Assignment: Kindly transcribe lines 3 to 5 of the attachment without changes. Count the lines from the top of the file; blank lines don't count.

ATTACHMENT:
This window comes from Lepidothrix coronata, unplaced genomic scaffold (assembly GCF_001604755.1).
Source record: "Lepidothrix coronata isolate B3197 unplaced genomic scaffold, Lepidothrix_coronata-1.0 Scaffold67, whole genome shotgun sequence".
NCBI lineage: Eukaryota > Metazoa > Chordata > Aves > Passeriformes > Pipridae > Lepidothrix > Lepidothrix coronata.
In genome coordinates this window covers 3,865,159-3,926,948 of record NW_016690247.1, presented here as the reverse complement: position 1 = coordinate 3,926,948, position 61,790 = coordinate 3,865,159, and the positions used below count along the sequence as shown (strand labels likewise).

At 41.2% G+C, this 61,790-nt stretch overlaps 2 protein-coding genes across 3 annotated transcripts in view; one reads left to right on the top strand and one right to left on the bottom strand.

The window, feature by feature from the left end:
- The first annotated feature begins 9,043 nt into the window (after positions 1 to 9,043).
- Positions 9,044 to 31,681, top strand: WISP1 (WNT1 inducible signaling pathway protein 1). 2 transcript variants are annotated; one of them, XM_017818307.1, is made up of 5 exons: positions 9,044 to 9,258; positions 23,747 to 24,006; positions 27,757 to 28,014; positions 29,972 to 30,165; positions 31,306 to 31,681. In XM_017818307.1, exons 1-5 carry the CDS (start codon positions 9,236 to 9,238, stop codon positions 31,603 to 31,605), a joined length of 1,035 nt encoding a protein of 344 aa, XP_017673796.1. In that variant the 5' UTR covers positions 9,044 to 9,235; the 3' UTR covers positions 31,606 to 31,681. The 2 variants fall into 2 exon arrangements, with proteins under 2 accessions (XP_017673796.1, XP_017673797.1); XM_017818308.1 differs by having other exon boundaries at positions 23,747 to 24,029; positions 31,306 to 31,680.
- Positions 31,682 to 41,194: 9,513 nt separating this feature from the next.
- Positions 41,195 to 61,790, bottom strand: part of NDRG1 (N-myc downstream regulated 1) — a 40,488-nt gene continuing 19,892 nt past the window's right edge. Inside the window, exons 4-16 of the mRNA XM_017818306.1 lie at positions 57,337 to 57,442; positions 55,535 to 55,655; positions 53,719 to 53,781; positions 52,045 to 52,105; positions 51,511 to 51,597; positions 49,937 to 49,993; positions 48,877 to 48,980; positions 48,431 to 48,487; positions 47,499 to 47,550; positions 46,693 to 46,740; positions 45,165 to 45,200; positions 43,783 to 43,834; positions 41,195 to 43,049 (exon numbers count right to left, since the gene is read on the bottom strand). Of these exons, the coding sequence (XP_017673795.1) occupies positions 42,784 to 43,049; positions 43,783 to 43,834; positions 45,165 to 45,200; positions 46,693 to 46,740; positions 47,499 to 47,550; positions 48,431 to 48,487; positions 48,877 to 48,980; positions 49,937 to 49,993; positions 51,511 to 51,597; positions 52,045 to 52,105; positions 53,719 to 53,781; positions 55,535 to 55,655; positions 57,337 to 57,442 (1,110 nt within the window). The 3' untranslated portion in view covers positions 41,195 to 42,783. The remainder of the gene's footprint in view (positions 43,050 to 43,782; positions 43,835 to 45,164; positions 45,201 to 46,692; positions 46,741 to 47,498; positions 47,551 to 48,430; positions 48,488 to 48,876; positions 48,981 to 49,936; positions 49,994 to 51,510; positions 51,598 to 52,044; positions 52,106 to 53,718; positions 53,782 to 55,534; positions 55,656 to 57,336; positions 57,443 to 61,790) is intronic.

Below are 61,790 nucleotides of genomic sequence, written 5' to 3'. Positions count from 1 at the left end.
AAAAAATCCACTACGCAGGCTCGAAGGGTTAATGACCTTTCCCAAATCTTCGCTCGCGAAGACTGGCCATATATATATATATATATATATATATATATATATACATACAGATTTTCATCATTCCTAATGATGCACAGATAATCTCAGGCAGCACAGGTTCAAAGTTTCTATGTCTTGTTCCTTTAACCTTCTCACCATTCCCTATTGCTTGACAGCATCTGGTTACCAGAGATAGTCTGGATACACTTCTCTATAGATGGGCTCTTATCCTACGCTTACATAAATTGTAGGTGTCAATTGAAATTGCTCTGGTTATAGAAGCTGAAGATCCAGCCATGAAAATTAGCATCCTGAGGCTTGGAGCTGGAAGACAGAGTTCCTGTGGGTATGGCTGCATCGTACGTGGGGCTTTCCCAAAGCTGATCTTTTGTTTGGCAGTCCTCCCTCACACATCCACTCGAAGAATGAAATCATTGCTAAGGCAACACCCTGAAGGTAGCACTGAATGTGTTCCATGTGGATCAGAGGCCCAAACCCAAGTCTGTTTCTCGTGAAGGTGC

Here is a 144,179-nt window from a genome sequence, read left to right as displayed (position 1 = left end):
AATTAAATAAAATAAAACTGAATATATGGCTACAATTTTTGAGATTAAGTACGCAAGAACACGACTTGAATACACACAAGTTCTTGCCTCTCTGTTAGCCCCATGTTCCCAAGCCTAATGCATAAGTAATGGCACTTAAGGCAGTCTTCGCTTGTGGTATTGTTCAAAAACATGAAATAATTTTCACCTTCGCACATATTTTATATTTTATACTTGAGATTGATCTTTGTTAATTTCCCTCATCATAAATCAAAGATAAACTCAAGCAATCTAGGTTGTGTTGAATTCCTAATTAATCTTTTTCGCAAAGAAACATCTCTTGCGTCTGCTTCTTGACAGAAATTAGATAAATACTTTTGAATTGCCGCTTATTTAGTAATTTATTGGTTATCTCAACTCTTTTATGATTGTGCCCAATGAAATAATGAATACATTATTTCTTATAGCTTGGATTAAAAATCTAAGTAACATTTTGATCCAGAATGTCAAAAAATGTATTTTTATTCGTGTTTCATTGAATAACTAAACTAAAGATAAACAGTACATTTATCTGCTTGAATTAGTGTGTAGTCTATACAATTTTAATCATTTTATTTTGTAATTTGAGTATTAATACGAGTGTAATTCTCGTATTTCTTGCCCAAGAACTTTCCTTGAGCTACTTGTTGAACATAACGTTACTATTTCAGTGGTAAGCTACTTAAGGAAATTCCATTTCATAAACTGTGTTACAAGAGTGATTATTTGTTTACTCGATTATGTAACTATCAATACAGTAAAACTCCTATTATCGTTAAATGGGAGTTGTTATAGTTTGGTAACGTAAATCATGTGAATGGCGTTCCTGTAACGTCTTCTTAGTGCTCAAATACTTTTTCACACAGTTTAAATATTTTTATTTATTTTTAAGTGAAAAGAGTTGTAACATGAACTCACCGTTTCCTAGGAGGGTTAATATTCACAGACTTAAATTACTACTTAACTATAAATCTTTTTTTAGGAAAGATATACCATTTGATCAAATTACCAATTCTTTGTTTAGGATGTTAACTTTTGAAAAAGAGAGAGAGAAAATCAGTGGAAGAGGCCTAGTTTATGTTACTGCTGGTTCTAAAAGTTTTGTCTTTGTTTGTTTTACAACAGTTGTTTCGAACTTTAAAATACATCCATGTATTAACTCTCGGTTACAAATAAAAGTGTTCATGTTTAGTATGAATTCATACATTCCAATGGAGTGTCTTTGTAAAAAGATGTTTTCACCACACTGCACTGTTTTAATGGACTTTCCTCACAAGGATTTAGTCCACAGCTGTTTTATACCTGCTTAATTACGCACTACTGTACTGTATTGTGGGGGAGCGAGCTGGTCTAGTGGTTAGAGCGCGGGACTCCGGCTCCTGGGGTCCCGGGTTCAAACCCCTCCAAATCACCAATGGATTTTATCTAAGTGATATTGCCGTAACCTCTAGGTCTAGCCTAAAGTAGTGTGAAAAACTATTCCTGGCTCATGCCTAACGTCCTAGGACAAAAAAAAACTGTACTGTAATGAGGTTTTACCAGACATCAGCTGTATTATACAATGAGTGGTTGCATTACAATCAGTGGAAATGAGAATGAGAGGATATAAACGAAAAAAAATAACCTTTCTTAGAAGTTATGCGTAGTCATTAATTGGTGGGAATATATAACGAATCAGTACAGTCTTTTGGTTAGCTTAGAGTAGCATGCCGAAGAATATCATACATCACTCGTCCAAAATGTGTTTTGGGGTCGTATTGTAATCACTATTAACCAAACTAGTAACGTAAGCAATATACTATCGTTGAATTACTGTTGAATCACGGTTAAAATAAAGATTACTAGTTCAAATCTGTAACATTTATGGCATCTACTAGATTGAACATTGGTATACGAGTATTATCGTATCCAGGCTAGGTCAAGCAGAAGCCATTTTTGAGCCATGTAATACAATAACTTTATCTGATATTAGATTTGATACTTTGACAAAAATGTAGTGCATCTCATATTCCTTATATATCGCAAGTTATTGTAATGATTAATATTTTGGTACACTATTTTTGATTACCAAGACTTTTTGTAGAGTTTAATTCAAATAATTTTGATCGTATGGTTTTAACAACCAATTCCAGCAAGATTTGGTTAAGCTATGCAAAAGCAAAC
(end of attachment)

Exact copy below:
NCBI lineage: Eukaryota > Metazoa > Chordata > Aves > Passeriformes > Pipridae > Lepidothrix > Lepidothrix coronata.
In genome coordinates this window covers 3,865,159-3,926,948 of record NW_016690247.1, presented here as the reverse complement: position 1 = coordinate 3,926,948, position 61,790 = coordinate 3,865,159, and the positions used below count along the sequence as shown (strand labels likewise).

At 41.2% G+C, this 61,790-nt stretch overlaps 2 protein-coding genes across 3 annotated transcripts in view; one reads left to right on the top strand and one right to left on the bottom strand.